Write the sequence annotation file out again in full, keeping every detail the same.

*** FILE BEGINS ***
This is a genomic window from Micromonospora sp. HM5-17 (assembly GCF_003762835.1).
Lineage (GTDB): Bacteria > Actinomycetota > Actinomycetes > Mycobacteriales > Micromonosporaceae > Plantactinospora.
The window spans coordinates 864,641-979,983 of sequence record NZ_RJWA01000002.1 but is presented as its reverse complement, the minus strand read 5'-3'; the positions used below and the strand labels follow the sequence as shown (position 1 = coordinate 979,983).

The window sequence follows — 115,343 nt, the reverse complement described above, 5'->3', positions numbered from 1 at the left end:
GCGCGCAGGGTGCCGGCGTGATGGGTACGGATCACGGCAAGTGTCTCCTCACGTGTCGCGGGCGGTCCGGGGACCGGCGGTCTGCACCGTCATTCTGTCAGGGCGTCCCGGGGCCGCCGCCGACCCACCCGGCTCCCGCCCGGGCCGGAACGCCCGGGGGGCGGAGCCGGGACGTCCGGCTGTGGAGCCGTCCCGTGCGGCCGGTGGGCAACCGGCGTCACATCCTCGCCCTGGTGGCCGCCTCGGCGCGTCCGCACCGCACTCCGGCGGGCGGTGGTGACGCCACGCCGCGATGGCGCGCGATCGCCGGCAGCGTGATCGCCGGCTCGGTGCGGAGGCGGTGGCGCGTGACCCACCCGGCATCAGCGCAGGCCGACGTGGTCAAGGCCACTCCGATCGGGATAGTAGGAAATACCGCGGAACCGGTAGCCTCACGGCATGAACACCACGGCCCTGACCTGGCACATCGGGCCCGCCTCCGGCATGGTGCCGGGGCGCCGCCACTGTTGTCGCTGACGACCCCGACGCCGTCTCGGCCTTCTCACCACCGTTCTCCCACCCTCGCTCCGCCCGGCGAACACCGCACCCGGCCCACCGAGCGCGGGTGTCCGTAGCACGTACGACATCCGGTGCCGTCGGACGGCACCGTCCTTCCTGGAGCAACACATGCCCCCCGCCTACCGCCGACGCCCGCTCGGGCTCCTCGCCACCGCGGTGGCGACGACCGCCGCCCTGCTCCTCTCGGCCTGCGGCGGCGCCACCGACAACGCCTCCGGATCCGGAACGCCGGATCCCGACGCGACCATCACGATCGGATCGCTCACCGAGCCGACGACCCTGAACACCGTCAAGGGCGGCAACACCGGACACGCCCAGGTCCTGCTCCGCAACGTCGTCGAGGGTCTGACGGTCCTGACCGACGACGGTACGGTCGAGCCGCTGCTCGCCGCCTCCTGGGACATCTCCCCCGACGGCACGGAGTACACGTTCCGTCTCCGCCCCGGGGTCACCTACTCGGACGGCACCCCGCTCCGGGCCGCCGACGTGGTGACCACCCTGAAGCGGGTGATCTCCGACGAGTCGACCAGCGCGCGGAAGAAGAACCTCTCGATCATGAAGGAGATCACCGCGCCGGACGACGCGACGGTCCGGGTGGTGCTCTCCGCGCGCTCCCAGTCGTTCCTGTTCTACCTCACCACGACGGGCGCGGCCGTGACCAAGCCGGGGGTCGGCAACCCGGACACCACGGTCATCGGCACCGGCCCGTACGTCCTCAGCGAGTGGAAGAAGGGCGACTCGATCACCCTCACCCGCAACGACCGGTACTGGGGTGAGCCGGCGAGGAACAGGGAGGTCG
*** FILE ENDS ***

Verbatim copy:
This is a genomic window from Micromonospora sp. HM5-17 (assembly GCF_003762835.1).
Lineage (GTDB): Bacteria > Actinomycetota > Actinomycetes > Mycobacteriales > Micromonosporaceae > Plantactinospora.
The window spans coordinates 864,641-979,983 of sequence record NZ_RJWA01000002.1 but is presented as its reverse complement, the minus strand read 5'-3'; the positions used below and the strand labels follow the sequence as shown (position 1 = coordinate 979,983).

The window sequence follows — 115,343 nt, the reverse complement described above, 5'->3', positions numbered from 1 at the left end:
GCGCGCAGGGTGCCGGCGTGATGGGTACGGATCACGGCAAGTGTCTCCTCACGTGTCGCGGGCGGTCCGGGGACCGGCGGTCTGCACCGTCATTCTGTCAGGGCGTCCCGGGGCCGCCGCCGACCCACCCGGCTCCCGCCCGGGCCGGAACGCCCGGGGGGCGGAGCCGGGACGTCCGGCTGTGGAGCCGTCCCGTGCGGCCGGTGGGCAACCGGCGTCACATCCTCGCCCTGGTGGCCGCCTCGGCGCGTCCGCACCGCACTCCGGCGGGCGGTGGTGACGCCACGCCGCGATGGCGCGCGATCGCCGGCAGCGTGATCGCCGGCTCGGTGCGGAGGCGGTGGCGCGTGACCCACCCGGCATCAGCGCAGGCCGACGTGGTCAAGGCCACTCCGATCGGGATAGTAGGAAATACCGCGGAACCGGTAGCCTCACGGCATGAACACCACGGCCCTGACCTGGCACATCGGGCCCGCCTCCGGCATGGTGCCGGGGCGCCGCCACTGTTGTCGCTGACGACCCCGACGCCGTCTCGGCCTTCTCACCACCGTTCTCCCACCCTCGCTCCGCCCGGCGAACACCGCACCCGGCCCACCGAGCGCGGGTGTCCGTAGCACGTACGACATCCGGTGCCGTCGGACGGCACCGTCCTTCCTGGAGCAACACATGCCCCCCGCCTACCGCCGACGCCCGCTCGGGCTCCTCGCCACCGCGGTGGCGACGACCGCCGCCCTGCTCCTCTCGGCCTGCGGCGGCGCCACCGACAACGCCTCCGGATCCGGAACGCCGGATCCCGACGCGACCATCACGATCGGATCGCTCACCGAGCCGACGACCCTGAACACCGTCAAGGGCGGCAACACCGGACACGCCCAGGTCCTGCTCCGCAACGTCGTCGAGGGTCTGACGGTCCTGACCGACGACGGTACGGTCGAGCCGCTGCTCGCCGCCTCCTGGGACATCTCCCCCGACGGCACGGAGTACACGTTCCGTCTCCGCCCCGGGGTCACCTACTCGGACGGCACCCCGCTCCGGGCCGCCGACGTGGTGACCACCCTGAAGCGGGTGATCTCCGACGAGTCGACCAGCGCGCGGAAGAAGAACCTCTCGATCATGAAGGAGATCACCGCGCCGGACGACGCGACGGTCCGGGTGGTGCTCTCCGCGCGCTCCCAGTCGTTCCTGTTCTACCTCACCACGACGGGCGCGGCCGTGACCAAGCCGGGGGTCGGCAACCCGGACACCACGGTCATCGGCACCGGCCCGTACGTCCTCAGCGAGTGGAAGAAGGGCGACTCGATCACCCTCACCCGCAACGACCGGTACTGGGGTGAGCCGGCGAGGAACAGGGAGGTCG